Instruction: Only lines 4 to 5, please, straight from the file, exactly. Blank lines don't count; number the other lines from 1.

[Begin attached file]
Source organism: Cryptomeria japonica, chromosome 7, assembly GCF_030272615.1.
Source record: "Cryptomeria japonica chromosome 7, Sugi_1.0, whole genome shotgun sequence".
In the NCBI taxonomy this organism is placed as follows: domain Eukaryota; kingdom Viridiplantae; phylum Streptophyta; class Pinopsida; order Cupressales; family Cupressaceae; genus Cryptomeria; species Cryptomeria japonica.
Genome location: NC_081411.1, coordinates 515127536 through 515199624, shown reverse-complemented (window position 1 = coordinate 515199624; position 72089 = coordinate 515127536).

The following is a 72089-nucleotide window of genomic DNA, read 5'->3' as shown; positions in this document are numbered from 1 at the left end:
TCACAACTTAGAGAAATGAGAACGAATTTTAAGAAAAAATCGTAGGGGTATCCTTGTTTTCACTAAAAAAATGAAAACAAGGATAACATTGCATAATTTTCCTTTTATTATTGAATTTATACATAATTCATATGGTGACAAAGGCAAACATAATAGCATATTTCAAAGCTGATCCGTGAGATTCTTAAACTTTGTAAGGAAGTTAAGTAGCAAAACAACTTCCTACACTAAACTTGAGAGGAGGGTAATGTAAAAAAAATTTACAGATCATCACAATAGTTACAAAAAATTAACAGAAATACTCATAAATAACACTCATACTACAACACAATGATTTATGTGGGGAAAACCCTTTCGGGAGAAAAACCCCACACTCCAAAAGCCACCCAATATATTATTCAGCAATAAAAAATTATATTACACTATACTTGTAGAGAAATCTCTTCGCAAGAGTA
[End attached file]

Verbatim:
Genome location: NC_081411.1, coordinates 515127536 through 515199624, shown reverse-complemented (window position 1 = coordinate 515199624; position 72089 = coordinate 515127536).

The following is a 72089-nucleotide window of genomic DNA, read 5'->3' as shown; positions in this document are numbered from 1 at the left end: